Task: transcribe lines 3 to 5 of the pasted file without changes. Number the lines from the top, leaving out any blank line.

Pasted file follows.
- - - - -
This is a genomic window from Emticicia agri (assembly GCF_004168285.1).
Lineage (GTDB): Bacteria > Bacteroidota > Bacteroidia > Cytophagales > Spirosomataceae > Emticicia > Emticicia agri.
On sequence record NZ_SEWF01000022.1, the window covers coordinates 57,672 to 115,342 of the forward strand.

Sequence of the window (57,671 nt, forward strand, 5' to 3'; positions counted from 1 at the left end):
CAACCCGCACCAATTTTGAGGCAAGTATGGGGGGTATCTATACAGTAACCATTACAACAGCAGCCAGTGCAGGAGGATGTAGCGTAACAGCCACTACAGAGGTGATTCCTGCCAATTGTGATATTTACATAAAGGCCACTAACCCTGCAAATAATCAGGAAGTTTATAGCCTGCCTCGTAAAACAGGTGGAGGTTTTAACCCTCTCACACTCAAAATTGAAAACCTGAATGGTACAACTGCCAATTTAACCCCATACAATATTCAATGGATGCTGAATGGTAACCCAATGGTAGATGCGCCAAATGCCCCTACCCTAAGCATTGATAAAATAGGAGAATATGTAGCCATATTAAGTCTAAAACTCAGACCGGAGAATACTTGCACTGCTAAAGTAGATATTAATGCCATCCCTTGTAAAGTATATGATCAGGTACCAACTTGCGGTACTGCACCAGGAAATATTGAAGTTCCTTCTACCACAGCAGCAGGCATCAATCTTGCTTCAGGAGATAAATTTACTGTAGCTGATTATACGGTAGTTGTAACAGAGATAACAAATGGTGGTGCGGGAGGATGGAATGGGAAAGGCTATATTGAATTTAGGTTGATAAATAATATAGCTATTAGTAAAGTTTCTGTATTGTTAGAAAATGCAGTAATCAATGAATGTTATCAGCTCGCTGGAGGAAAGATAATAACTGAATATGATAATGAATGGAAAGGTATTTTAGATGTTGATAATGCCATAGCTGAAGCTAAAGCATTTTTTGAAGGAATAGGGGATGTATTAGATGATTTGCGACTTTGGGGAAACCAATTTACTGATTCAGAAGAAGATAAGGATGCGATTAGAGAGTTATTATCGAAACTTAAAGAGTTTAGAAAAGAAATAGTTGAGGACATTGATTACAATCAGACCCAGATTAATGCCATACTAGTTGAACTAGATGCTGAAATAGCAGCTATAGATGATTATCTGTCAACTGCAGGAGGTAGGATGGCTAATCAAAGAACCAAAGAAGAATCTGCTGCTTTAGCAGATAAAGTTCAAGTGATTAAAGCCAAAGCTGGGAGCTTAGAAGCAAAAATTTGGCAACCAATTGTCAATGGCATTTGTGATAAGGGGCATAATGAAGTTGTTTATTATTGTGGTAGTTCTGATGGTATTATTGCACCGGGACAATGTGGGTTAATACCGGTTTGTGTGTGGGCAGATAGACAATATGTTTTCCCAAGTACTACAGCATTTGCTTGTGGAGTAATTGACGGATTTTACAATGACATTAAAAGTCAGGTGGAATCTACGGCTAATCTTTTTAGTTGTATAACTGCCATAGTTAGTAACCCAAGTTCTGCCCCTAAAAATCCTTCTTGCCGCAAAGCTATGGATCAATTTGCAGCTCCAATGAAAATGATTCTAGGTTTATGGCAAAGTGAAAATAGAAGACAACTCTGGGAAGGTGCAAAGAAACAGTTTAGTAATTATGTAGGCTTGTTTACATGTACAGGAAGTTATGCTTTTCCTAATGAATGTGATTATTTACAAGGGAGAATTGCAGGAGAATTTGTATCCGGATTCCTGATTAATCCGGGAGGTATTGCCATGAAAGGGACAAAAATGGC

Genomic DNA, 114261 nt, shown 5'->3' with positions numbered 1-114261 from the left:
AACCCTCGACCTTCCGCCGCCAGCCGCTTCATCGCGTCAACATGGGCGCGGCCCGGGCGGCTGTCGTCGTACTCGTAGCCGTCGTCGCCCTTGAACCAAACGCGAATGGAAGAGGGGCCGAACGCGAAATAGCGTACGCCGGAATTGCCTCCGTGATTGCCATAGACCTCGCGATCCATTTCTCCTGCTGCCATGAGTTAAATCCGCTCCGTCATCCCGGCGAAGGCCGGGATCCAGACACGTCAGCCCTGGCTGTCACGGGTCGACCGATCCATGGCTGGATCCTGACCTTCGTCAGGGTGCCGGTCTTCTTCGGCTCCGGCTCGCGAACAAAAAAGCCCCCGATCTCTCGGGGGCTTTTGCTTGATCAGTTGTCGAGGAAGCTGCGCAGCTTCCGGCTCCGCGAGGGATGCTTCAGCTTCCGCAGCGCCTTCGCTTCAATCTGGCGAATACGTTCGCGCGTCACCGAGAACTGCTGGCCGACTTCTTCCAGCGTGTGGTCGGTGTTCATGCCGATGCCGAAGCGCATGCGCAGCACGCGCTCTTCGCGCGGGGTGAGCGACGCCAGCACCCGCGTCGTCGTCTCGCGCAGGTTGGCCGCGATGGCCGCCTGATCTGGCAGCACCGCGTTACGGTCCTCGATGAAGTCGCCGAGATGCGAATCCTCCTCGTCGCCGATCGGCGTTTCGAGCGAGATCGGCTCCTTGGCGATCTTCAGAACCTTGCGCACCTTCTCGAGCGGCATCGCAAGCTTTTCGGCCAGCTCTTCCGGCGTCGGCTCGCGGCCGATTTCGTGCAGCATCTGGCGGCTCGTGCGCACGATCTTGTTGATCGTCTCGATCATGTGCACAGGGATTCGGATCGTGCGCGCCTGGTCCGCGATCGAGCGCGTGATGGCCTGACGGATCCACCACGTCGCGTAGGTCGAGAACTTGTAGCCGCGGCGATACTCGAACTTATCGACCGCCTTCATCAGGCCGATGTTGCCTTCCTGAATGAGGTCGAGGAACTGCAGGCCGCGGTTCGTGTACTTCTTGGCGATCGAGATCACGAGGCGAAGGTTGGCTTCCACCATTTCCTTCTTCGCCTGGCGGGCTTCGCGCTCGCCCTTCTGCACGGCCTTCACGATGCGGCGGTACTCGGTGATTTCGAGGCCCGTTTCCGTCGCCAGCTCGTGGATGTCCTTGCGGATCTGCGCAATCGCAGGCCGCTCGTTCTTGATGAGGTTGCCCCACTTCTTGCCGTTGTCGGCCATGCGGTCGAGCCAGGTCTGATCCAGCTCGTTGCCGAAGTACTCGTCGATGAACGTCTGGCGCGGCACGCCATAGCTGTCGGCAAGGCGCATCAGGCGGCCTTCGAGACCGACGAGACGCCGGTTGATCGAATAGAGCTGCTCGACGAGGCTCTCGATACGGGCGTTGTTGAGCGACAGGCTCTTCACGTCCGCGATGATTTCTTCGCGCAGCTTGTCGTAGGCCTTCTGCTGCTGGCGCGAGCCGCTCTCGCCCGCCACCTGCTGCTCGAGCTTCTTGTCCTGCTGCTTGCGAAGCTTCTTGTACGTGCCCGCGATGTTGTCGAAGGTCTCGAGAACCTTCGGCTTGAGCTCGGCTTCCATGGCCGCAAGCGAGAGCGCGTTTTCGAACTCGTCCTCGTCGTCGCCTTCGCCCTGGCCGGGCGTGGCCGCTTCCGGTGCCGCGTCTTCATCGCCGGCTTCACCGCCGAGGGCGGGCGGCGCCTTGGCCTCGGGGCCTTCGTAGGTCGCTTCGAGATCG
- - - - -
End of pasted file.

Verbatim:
On sequence record NZ_SEWF01000022.1, the window covers coordinates 57,672 to 115,342 of the forward strand.

Sequence of the window (57,671 nt, forward strand, 5' to 3'; positions counted from 1 at the left end):
CAACCCGCACCAATTTTGAGGCAAGTATGGGGGGTATCTATACAGTAACCATTACAACAGCAGCCAGTGCAGGAGGATGTAGCGTAACAGCCACTACAGAGGTGATTCCTGCCAATTGTGATATTTACATAAAGGCCACTAACCCTGCAAATAATCAGGAAGTTTATAGCCTGCCTCGTAAAACAGGTGGAGGTTTTAACCCTCTCACACTCAAAATTGAAAACCTGAATGGTACAACTGCCAATTTAACCCCATACAATATTCAATGGATGCTGAATGGTAACCCAATGGTAGATGCGCCAAATGCCCCTACCCTAAGCATTGATAAAATAGGAGAATATGTAGCCATATTAAGTCTAAAACTCAGACCGGAGAATACTTGCACTGCTAAAGTAGATATTAATGCCATCCCTTGTAAAGTATATGATCAGGTACCAACTTGCGGTACTGCACCAGGAAATATTGAAGTTCCTTCTACCACAGCAGCAGGCATCAATCTTGCTTCAGGAGATAAATTTACTGTAGCTGATTATACGGTAGTTGTAACAGAGATAACAAATGGTGGTGCGGGAGGATGGAATGGGAAAGGCTATATTGAATTTAGGTTGATAAATAATATAGCTATTAGTAAAGTTTCTGTATTGTTAGAAAATGCAGTAATCAATGAATGTTATCAGCTCGCTGGAGGAAAGATAATAACTGAATATGATAATGAATGGAAAGGTATTTTAGATGTTGATAATGCCATAGCTGAAGCTAAAGCATTTTTTGAAGGAATAGGGGATGTATTAGATGATTTGCGACTTTGGGGAAACCAATTTACTGATTCAGAAGAAGATAAGGATGCGATTAGAGAGTTATTATCGAAACTTAAAGAGTTTAGAAAAGAAATAGTTGAGGACATTGATTACAATCAGACCCAGATTAATGCCATACTAGTTGAACTAGATGCTGAAATAGCAGCTATAGATGATTATCTGTCAACTGCAGGAGGTAGGATGGCTAATCAAAGAACCAAAGAAGAATCTGCTGCTTTAGCAGATAAAGTTCAAGTGATTAAAGCCAAAGCTGGGAGCTTAGAAGCAAAAATTTGGCAACCAATTGTCAATGGCATTTGTGATAAGGGGCATAATGAAGTTGTTTATTATTGTGGTAGTTCTGATGGTATTATTGCACCGGGACAATGTGGGTTAATACCGGTTTGTGTGTGGGCAGATAGACAATATGTTTTCCCAAGTACTACAGCATTTGCTTGTGGAGTAATTGACGGATTTTACAATGACATTAAAAGTCAGGTGGAATCTACGGCTAATCTTTTTAGTTGTATAACTGCCATAGTTAGTAACCCAAGTTCTGCCCCTAAAAATCCTTCTTGCCGCAAAGCTATGGATCAATTTGCAGCTCCAATGAAAATGATTCTAGGTTTATGGCAAAGTGAAAATAGAAGACAACTCTGGGAAGGTGCAAAGAAACAGTTTAGTAATTATGTAGGCTTGTTTACATGTACAGGAAGTTATGCTTTTCCTAATGAATGTGATTATTTACAAGGGAGAATTGCAGGAGAATTTGTATCCGGATTCCTGATTAATCCGGGAGGTATTGCCATGAAAGGGACAAAAATGGC